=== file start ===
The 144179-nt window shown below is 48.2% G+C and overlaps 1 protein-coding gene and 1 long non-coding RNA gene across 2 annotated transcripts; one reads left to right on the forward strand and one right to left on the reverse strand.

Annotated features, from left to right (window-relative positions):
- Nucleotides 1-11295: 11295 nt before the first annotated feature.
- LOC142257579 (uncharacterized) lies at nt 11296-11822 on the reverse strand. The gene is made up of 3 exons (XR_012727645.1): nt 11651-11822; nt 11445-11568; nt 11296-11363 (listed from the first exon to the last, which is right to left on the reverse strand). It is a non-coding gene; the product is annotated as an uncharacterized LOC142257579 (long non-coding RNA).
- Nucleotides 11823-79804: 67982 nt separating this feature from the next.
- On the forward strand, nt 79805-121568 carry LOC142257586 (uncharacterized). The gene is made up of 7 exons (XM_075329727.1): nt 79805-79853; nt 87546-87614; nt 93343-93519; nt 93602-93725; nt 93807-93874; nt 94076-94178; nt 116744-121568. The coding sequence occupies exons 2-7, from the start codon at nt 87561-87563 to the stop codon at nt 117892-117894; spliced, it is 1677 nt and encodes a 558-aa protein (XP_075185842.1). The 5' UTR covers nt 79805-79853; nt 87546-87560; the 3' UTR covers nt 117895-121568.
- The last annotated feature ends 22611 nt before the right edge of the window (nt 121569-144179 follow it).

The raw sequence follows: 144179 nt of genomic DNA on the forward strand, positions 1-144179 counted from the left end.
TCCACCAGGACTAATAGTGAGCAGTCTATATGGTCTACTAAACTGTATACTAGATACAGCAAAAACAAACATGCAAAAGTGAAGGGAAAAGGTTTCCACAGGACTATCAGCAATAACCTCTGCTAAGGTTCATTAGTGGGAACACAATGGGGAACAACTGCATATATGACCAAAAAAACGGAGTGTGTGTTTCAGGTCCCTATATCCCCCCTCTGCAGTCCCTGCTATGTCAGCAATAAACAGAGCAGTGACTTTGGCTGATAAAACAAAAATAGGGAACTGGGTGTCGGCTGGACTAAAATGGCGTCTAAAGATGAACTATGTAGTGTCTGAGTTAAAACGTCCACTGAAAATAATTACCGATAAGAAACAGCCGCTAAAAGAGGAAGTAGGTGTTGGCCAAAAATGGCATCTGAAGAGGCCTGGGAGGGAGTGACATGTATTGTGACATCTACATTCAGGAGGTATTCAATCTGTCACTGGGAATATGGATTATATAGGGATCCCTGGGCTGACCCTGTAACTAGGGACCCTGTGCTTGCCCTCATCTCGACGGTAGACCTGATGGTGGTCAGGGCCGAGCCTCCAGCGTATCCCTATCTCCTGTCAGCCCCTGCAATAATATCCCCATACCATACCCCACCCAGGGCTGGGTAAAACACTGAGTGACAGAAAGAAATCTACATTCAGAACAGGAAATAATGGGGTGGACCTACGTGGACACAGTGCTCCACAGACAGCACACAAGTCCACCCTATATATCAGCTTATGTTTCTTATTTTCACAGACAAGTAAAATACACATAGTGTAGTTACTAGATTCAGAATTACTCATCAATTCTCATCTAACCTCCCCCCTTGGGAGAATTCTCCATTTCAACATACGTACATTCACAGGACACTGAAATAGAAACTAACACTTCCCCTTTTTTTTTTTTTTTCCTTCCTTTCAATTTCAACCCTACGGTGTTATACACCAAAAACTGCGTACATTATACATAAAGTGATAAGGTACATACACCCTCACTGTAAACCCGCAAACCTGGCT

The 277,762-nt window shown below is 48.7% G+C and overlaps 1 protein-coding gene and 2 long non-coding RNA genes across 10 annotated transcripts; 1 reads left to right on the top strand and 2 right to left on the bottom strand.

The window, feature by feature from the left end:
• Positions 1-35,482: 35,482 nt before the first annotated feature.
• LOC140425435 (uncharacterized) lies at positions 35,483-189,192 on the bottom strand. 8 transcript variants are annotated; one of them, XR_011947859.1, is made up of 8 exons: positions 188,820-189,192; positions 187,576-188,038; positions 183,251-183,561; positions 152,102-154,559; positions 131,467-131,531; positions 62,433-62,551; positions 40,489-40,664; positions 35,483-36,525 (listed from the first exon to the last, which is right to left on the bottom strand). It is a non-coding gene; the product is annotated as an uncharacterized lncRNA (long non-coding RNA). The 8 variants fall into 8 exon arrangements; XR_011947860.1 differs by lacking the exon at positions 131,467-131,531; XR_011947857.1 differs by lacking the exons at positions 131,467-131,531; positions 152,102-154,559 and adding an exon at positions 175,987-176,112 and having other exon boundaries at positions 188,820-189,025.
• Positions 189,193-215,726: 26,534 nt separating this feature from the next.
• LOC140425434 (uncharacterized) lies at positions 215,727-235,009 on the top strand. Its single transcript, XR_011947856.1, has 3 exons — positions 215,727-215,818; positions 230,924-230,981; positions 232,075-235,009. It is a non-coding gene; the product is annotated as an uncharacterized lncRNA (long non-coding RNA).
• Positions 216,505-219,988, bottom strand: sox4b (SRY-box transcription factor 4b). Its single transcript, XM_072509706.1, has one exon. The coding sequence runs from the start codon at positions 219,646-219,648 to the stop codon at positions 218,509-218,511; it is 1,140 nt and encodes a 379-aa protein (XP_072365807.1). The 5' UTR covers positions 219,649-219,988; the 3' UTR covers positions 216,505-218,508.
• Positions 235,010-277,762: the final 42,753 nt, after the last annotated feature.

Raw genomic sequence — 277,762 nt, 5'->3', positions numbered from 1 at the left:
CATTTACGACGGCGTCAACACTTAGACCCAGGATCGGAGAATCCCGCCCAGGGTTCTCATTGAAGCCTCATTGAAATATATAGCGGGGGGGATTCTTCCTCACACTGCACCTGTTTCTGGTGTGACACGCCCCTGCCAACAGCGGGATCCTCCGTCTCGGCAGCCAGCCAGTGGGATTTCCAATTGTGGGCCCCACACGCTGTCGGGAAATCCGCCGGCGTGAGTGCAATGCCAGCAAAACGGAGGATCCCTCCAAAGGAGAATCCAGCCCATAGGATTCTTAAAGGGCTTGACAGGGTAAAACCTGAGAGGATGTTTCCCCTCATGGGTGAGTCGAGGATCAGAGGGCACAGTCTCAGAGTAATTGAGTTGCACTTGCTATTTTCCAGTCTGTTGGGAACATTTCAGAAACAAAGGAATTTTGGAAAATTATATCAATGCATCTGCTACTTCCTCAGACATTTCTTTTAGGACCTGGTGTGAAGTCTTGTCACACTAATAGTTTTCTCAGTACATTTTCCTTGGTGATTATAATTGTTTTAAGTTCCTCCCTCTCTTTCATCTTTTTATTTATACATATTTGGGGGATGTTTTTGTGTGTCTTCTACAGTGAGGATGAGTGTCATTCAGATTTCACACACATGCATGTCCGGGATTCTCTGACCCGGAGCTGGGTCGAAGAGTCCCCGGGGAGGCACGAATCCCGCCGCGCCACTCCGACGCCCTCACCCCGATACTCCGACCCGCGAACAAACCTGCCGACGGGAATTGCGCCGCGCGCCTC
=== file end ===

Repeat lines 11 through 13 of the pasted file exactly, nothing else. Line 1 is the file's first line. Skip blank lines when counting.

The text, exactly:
The window, feature by feature from the left end:
• Positions 1-35,482: 35,482 nt before the first annotated feature.
• LOC140425435 (uncharacterized) lies at positions 35,483-189,192 on the bottom strand. 8 transcript variants are annotated; one of them, XR_011947859.1, is made up of 8 exons: positions 188,820-189,192; positions 187,576-188,038; positions 183,251-183,561; positions 152,102-154,559; positions 131,467-131,531; positions 62,433-62,551; positions 40,489-40,664; positions 35,483-36,525 (listed from the first exon to the last, which is right to left on the bottom strand). It is a non-coding gene; the product is annotated as an uncharacterized lncRNA (long non-coding RNA). The 8 variants fall into 8 exon arrangements; XR_011947860.1 differs by lacking the exon at positions 131,467-131,531; XR_011947857.1 differs by lacking the exons at positions 131,467-131,531; positions 152,102-154,559 and adding an exon at positions 175,987-176,112 and having other exon boundaries at positions 188,820-189,025.